Researchers have infected mice with the AIDS virus for the first time, moving the lowly rodent to the front lines of the battle against the fatal disease.

Mice have long been a staple of biomedical research, but until scientists in California were able to develop mice with human immune systems - and then get the AIDS virus to spread in them - the animals had been largely useless in AIDS research.The main breakthrough - getting a human immune system to function in mice - has had scientists excited since the work was reported in Science magazine in September.

The current issue of the magazine, out Friday, contains an updated report from the same Stanford University researchers confirming their assumption that they would be able to get the AIDS virus - HIV - to "take" in their special mice.

Mice with standard immune systems are impervious to the AIDS virus.

In another report in Science, scientists at the National Institutes of Health provided additional information on their previously reported success in producing mice that carry the genetic code for the AIDS virus in every cell of their bodies.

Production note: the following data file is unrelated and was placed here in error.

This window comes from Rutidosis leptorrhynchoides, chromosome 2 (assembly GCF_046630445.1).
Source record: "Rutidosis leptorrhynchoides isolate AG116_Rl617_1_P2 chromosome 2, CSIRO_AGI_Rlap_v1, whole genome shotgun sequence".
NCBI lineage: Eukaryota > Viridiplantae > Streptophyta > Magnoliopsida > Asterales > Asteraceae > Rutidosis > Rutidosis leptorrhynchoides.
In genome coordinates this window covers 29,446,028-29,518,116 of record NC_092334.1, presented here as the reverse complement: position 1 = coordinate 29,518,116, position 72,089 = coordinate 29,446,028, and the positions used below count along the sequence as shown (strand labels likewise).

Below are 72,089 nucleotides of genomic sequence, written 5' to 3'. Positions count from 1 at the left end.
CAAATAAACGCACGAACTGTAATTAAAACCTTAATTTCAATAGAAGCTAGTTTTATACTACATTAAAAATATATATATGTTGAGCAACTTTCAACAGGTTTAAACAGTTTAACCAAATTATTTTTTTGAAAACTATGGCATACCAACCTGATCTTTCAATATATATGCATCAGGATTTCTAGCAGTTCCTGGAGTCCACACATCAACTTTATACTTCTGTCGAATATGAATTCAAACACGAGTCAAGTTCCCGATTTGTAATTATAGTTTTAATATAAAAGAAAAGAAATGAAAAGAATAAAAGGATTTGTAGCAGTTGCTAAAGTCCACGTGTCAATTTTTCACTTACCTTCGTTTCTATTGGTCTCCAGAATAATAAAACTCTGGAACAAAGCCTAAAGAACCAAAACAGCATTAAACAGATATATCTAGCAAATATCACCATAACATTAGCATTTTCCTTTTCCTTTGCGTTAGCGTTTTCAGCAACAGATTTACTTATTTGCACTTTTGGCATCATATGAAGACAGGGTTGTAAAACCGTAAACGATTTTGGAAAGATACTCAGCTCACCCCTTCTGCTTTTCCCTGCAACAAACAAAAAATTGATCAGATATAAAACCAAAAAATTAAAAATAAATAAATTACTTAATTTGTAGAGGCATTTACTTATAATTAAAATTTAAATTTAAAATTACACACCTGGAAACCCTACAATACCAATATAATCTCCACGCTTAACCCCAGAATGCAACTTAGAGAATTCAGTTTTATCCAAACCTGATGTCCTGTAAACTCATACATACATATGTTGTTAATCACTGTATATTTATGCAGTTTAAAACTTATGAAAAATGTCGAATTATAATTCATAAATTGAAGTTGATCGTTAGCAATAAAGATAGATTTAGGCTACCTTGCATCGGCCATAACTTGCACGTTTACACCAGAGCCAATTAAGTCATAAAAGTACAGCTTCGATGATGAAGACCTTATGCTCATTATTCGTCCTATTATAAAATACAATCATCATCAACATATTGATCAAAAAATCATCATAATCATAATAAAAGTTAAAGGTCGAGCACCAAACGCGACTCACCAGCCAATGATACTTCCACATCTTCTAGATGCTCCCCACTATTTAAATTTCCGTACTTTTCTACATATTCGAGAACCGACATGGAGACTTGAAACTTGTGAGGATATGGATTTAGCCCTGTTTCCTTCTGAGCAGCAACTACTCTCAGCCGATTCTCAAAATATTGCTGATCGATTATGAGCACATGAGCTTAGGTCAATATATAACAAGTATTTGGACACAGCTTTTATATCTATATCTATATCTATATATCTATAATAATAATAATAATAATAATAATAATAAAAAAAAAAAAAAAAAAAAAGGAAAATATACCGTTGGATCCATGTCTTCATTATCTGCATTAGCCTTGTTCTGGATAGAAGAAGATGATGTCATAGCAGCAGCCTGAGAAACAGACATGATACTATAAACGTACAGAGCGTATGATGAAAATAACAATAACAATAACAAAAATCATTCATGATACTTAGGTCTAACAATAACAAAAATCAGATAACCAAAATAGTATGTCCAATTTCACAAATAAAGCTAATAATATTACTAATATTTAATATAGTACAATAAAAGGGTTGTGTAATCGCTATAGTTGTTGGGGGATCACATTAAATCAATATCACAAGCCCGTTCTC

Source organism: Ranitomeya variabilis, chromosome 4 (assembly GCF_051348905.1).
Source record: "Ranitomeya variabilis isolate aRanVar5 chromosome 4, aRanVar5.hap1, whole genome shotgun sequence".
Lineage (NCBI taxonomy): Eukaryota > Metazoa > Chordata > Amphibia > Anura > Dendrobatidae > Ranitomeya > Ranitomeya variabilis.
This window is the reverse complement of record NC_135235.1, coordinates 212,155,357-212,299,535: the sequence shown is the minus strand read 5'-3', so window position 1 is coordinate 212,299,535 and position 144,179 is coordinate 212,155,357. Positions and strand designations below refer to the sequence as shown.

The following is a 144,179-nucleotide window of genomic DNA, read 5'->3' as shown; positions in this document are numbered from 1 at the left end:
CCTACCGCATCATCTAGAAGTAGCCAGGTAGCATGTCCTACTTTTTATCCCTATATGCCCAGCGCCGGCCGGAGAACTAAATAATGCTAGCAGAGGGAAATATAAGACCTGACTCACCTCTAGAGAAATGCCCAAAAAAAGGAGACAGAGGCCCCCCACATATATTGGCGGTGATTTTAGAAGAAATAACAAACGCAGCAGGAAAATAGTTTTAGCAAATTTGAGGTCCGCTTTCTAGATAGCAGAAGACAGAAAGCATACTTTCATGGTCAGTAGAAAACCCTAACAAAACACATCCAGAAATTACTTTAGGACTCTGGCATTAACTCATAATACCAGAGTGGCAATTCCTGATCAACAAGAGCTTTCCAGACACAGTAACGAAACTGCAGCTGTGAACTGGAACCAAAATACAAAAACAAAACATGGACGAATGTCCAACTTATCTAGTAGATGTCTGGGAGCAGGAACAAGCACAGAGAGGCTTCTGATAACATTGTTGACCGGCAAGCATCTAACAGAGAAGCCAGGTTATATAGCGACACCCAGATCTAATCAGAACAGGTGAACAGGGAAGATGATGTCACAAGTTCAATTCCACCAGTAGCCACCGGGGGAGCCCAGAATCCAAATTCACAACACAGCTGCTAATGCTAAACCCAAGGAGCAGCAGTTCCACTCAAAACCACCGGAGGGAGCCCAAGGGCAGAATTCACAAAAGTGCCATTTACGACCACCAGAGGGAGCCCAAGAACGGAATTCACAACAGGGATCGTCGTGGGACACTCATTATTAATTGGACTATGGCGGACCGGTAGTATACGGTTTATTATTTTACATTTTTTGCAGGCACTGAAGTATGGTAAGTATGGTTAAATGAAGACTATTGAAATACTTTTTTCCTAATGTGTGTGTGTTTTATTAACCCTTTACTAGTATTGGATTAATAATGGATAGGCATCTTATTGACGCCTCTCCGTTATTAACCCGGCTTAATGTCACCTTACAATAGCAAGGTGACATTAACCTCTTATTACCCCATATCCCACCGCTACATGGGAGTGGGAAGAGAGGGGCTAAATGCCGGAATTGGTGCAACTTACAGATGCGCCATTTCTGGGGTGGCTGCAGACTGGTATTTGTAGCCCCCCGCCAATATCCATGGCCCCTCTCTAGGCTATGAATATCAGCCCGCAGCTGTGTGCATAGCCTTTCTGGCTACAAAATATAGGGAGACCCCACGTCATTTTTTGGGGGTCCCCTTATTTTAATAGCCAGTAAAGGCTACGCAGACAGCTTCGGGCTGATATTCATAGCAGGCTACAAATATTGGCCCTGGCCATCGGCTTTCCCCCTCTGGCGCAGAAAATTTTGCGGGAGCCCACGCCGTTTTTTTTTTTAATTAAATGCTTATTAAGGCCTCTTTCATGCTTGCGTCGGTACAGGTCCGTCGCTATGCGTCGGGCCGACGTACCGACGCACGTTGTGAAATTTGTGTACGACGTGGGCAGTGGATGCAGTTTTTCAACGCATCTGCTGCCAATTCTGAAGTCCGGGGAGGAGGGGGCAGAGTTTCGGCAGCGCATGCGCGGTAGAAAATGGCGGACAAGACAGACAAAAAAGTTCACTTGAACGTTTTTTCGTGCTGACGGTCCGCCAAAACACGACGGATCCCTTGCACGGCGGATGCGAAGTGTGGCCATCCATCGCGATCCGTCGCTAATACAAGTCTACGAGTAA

A third paper is on the work of scientists at the Hospital for Sick Children in Toronto, Canada, who have transplanted human bone marrow into mice with human-like immune systems. That research is geared toward studying such blood diseases as leukemia and sickle cell anemia.

As previously reported, the human immune system was developed in mice by transplanting liver, thymus, spleen and lymph node cells from aborted human fetuses into them.

The significance of all three reports is not in what has been learned thus far about AIDS or any other specific disease, but rather the demonstrated ability to use mice in new ways.

For example, the Stanford scientists purposely limited the scope of their initial efforts to infect mice with AIDS to observing them for no more than eight weeks, too short to lead to full-blown AIDS, but enough to show researchers the virus would flourish in their new breed of mice.

"By limiting the study to eight weeks, we cannot yet predict whether the mice would get the full AIDS syndrome," said Dr. Irving Weissman, one of the Stanford researchers. "It's too early to tell. This experiment wasn't designed to mimic AIDS in human patients exactly."